Steady-state, transient and WLTC drive-cycle on-engine performance comparison between single-scroll and twin-scroll turbocharger turbine 2019-01-0327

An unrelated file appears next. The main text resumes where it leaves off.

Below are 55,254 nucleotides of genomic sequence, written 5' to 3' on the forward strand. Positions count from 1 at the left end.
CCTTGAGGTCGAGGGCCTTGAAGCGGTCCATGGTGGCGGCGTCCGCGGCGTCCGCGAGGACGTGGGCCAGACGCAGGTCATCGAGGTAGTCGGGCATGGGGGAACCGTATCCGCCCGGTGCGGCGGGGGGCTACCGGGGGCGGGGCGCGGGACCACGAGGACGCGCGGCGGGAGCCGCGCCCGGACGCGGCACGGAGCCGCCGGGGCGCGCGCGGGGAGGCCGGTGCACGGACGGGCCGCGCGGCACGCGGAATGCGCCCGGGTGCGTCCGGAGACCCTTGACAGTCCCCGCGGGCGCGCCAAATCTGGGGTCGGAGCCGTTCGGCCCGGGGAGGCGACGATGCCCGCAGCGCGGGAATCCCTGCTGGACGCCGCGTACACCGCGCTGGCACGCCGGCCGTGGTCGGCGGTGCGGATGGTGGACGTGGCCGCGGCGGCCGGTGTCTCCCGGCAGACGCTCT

The use of twin-scroll turbocharger turbine in automotive powertrain has been known for providing better transient performance over conventional single-scroll turbine. This has been accredited to the preservation of exhaust flow energy in the twin-scroll volute. In the current study, the performance comparison between a single and twin-scroll turbine has been made experimentally on a 1.5L passenger car gasoline engine. The uniqueness of the current study is that nearly identical engine hardware has been used for both the single and twin-scroll turbine volutes. This includes the intake and exhaust manifold geometry, turbocharger compressor, turbine rotor and volute scroll A/R variation trend over the azimuth angle. On top of that, the steady-state engine performance with both the volutes, has also been tuned to have matching brake torque. Such highly comparable setup enabled a more precise evaluation on the effect of pulse-isolation in the twin-scroll turbine volute during transient process. The steady-state performance comparison shows the amplitude of exhaust pulse in the twin-scroll volute is substantially higher than in the single-scroll volute, hence confirming the preservation of pulse exhaust energy. As a result, twin-scroll volute is found to be able to accelerate the engine boost pressure at a faster rate, therefore results in better transient response. The ultimate advantage of the twin-scroll turbine is further exemplified via engine WLTC drive-cycle testing, where approximately 4% of reduction in fuel consumption has been recorded.